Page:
Unilateral spatial neglect consists of the inability of a patient to respond, orient, and attend to stimuli on the left side of a space following a right-hemisphere lesion. Many rehabilitation approaches have been proposed to reduce neglect. The aim of our study was to compare the effect of visual-scanning training (VST) and prismatic adaptation (PA) on patients with neglect following a right-hemisphere lesion. Twenty patients with left neglect were enrolled in the study. Before and after training, a comprehensive neuropsychological assessment of visuospatial abilities, evaluating personal, peripersonal, and extrapersonal neglect, was performed. After assessment, patients were alternately assigned to 1 of 2 groups, VST or PA. Both trainings consisted of 20 sessions, 1 per day, 5 days a week for 4 weeks. The results showed that both treatments improved patient neglect, especially in personal and peripersonal spaces. No difference between pretreatment and posttreatment was found in extrapersonal subscales. This finding could be due to the fact that there were no exercises requiring the use of objects within reach in either training. In conclusion, no difference between the 2 approaches was found, and both are useful rehabilitation techniques that appear to improve neglect.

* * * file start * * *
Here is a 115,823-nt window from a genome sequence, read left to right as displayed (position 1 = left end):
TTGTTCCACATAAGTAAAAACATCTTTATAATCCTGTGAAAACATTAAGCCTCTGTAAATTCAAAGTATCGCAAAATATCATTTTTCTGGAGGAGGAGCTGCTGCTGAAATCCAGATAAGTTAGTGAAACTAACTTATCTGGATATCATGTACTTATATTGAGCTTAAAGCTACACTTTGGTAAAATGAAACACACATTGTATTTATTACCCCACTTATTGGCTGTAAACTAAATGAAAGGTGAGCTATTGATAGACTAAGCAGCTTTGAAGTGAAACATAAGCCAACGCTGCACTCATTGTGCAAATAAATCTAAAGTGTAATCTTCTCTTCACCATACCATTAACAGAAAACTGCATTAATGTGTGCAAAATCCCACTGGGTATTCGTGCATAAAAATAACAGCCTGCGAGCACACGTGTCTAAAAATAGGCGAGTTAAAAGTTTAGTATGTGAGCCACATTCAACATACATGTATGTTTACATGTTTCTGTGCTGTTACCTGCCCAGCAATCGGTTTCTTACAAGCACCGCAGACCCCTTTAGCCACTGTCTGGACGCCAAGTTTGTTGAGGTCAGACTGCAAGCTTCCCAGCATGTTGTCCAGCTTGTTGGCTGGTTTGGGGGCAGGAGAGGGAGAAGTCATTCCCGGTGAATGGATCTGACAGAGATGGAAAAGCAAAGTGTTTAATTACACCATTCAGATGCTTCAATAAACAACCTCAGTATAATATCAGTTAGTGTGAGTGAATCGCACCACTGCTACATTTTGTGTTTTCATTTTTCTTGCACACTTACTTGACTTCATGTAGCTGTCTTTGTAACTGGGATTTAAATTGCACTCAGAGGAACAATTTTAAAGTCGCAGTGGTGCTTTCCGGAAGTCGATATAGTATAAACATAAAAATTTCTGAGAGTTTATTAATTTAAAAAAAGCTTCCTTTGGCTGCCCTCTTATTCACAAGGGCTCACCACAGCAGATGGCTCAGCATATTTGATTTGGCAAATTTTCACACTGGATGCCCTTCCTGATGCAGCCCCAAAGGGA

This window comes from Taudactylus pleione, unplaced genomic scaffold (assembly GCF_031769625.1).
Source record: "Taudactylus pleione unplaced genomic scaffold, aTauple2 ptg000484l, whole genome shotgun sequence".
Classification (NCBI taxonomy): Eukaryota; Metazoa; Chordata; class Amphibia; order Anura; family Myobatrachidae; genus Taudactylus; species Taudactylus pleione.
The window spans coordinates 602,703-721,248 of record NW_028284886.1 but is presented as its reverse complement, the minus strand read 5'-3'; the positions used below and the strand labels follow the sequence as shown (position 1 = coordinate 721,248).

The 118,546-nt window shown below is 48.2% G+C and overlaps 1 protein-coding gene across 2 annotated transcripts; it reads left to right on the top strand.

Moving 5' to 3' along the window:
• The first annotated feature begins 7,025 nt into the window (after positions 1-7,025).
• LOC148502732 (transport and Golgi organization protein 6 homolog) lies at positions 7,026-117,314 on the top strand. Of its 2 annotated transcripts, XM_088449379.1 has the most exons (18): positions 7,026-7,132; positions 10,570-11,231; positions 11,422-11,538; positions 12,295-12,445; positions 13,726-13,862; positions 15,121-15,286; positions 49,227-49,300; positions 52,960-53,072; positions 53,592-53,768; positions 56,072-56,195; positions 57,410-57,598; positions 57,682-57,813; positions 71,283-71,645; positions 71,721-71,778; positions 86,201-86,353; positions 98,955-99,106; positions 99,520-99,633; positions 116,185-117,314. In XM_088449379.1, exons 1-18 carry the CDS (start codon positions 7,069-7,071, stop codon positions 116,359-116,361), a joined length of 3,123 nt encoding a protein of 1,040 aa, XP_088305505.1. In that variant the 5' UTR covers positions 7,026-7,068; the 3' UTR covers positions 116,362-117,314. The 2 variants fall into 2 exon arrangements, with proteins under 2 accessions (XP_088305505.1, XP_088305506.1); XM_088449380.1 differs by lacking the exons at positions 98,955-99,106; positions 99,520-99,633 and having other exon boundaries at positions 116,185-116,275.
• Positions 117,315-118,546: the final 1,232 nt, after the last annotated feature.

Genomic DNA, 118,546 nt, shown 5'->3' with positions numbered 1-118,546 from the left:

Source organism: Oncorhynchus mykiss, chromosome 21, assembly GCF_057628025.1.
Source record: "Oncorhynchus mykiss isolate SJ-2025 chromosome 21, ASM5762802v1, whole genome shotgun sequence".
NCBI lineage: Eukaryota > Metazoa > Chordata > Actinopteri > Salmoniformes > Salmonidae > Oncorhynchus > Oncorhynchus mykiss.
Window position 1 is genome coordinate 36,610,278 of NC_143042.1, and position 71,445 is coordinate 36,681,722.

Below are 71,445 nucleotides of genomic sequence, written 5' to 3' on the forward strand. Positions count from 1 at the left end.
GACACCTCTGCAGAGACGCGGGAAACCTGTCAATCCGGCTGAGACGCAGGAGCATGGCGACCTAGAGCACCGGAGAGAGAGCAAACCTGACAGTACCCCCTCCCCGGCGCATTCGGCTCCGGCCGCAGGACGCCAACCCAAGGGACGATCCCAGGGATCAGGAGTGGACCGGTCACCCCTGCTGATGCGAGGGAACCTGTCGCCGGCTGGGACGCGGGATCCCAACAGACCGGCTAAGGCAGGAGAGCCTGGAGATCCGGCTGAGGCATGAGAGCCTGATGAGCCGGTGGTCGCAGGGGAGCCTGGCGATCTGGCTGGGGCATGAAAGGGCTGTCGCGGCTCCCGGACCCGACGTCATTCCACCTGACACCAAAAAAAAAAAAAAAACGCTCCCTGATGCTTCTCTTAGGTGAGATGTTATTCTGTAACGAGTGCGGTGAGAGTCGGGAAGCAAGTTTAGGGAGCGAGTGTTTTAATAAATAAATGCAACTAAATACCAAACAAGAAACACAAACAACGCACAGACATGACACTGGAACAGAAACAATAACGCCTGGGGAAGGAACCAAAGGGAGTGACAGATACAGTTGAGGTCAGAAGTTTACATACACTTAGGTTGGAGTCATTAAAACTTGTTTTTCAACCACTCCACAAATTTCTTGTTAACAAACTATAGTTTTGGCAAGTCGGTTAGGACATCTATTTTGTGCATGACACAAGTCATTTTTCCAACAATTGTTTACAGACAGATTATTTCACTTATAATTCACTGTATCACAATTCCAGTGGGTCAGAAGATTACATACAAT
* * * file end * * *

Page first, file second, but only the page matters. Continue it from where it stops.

- prismatic adaptation
- visual-scanning training
ASJC Scopus subject areas
- Developmental and Educational Psychology
- Neuropsychology and Physiological Psychology